by Jaafar Siddiqui
Rohingyas have continuedly persecuted and marginalized…
A report published by United Nations (UN) investigators in August 2018 accuses Myanmar’s military of carrying out mass killings and rapes with “genocidal intent”, but the United States (U.S.) government hasn’t declared Rohingyas as the victim of Genocide.
“When you see a genocide, when you document a genocide, anywhere in the world, and the evidence is clear, then you ought to say it, as a starting point”, said Mr. Posner, now an ethics and finance professor and director of the Centre for Business and Human Rights at New York University.
On 11th November 2019, the Gambia filed a lawsuit against the Republic of the Union Myanmar in the International Court of Justice (ICJ) on the bases of genocidal allegations. On 23rd of January at the request of the Gambia, the ICJ ordered the government of Myanmar to take immediate actions to protect the Rohingya while the case proceedings continue.
Rohingya is a distinct Muslim ethnic group in Rakhine sate of Myanmar. Rohingya have their own language and culture and believe that they are the descendants of Arab traders from the past and have been in the region for centuries.
In 2014, after 30 years, Myanmar partnered with the UN population fund for its census and the questionnaire used for survey consisted of a list supposedly to identify the ethnicities, but the list was from 1982 and it consisted the names of 135 ethnic groups which didn’t include Rohingya.
Initially the government promised they would let Rohingya register through the ‘Other’ option. Two days into the renumeration process the international workers fled as they were attacked by the Buddhist mobs. The government decided not to reinforce counting in the region on the security grounds and Rohingya went uncounted making them very stateless.
There have been instances of violence in the past as well. In 2012, violence erupted between ethnic Rakhines and Rohingyas and the conflict resulted in involvement of security forces and 140,000 people mostly Rohingyas, being detained in government-built camps.
It can be established from the past incidents that Rohingyas have not been accepted by the government as the equal citizens with equal rights. Rohingyas have continuedly persecuted and marginalized, a Bangkok- based human rights organizations names this a deliberate state designed ‘policies of persecution’.
The hate against Rohingyas is deliberately spread through Facebook, Reuters found more than 1,000 examples of posts, comments and pornographic images attacking the Rohingya and other Muslims on Facebook. In aBBC interview with a Village Administrator in Rakhine, he described Rohingyas in one word ‘Terrorist’.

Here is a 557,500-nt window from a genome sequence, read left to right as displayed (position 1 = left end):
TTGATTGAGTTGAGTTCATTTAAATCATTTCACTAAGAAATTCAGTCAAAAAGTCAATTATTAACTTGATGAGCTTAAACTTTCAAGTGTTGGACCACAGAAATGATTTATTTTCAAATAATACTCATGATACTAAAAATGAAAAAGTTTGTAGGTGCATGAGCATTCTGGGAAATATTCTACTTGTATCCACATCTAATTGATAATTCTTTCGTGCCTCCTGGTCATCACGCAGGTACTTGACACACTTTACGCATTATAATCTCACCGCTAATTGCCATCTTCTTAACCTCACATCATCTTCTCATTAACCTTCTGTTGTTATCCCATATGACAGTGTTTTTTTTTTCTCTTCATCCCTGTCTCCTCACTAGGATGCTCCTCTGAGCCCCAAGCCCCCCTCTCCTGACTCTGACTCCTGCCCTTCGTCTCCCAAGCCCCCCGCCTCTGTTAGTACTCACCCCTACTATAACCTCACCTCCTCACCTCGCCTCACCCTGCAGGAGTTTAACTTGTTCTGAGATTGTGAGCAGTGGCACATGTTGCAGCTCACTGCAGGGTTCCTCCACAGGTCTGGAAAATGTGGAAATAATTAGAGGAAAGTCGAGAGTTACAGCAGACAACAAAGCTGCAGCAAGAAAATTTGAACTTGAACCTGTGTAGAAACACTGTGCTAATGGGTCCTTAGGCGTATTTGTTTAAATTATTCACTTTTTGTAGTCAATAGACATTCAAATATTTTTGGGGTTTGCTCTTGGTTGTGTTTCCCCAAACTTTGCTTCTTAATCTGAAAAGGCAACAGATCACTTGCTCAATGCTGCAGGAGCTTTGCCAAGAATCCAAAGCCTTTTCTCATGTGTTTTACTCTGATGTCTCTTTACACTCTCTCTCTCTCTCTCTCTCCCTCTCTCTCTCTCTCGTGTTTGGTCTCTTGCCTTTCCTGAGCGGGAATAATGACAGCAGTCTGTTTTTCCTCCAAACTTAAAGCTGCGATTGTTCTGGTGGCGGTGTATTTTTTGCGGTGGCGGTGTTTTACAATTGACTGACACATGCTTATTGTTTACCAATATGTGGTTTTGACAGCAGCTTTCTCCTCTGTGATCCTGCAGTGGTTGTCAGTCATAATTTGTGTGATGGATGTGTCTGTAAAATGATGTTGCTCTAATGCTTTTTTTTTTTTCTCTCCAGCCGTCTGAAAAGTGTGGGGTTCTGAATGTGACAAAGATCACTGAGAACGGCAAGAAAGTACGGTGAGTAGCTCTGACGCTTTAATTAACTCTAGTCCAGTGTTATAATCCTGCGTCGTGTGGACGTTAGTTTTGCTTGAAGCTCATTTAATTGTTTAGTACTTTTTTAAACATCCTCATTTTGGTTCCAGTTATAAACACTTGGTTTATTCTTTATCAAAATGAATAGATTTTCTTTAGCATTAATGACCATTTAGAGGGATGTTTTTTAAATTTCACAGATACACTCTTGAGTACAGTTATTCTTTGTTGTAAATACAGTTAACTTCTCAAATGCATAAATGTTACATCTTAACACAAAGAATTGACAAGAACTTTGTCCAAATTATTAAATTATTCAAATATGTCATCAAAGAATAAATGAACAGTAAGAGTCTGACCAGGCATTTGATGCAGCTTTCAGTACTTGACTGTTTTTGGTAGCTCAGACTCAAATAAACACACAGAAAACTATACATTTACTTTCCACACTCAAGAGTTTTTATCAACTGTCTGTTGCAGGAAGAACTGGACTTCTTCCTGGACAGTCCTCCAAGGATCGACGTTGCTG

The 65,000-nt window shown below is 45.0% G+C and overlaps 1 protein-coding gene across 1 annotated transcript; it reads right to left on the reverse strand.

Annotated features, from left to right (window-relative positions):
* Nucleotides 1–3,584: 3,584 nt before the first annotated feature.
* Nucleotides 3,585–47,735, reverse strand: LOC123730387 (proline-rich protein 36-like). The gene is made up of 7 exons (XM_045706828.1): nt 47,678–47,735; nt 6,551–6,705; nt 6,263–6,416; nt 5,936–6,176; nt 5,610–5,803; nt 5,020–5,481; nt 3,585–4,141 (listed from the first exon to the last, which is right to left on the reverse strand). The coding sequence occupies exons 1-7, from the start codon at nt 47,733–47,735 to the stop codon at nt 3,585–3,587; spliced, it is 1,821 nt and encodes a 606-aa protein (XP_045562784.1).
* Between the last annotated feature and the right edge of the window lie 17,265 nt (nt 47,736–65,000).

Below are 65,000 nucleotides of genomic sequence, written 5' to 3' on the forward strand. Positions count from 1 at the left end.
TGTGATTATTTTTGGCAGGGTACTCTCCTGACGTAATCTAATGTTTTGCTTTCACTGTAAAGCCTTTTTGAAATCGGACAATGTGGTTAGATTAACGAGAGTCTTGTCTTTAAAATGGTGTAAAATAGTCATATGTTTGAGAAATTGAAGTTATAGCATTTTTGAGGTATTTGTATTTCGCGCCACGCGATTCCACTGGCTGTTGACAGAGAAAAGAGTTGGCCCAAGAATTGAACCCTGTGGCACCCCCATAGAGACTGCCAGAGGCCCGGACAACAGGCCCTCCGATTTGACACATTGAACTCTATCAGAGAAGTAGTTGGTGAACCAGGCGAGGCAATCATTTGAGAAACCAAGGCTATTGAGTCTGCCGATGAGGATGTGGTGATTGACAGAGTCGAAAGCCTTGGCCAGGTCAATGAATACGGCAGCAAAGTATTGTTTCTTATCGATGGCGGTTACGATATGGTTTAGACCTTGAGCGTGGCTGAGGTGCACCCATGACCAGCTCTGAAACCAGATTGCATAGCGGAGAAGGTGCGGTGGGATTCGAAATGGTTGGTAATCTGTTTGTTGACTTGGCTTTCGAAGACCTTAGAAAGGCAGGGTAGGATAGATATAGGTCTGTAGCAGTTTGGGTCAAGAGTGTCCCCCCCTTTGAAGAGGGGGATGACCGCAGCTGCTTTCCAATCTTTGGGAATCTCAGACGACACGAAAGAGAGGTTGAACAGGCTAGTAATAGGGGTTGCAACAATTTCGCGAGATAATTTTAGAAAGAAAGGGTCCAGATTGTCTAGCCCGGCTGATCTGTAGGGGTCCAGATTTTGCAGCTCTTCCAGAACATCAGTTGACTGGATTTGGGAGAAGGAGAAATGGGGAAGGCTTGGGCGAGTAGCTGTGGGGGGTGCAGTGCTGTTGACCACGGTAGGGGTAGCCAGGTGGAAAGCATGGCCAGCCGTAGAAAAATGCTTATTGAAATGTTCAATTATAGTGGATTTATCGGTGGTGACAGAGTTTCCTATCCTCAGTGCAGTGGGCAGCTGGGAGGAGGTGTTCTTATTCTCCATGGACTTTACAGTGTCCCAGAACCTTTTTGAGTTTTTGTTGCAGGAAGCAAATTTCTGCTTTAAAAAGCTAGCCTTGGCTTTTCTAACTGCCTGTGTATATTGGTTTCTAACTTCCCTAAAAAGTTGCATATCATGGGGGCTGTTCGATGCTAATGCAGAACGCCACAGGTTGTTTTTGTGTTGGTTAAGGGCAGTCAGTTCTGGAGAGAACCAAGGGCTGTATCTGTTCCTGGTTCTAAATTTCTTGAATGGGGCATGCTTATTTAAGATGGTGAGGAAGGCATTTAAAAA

Over a million Rohingya have fled the violence in Myanmar since 1990s, and the latest exodus began on 25th August 2017 when violence broke out in Myanmar’s Rakhine State. According to the UN refugee agency’s report more than 742,000 left Myanmar to seek refuge in Bangladesh, mostly arrived in the first three months of the violence. The routes to the place of persecution were blocked, so it was not possible for the international aid organizations to reach out for help as well.
“They burnt our house and drove us out by shooting. We walked for three days through the jungle”, said Mohammed, who fled to Bangladesh with his family of seven, including a baby born along the way.
In March-April 2018, the highly trained and experienced investigators on the PILPG investigation team collected 1,024 interviews from a representative sample of Rohingya refugees across all the refugee camps. After the investigation and carefully reviewing, a 15,000 pages of documentation from those interviews ultimately identified more than 13,000 instances of documented human rights violations including indiscriminate killings, mass killings, executions, rapes, gang rapes, beatings, mutilations and many other such acts.
Trump administration didn’t declare Rohingya as the victims of genocide, however he sanctioned the military leaders involved in the genocide. Many human rights agencies are pushing President Biden to declare them as the victims of the Genocide.
Jaafar Siddiqui earned Bachelors in Journalism from the University of Hertfordshire — United Kingdom. He writes for The Milli Chronicle on Business, Politics, and Culture.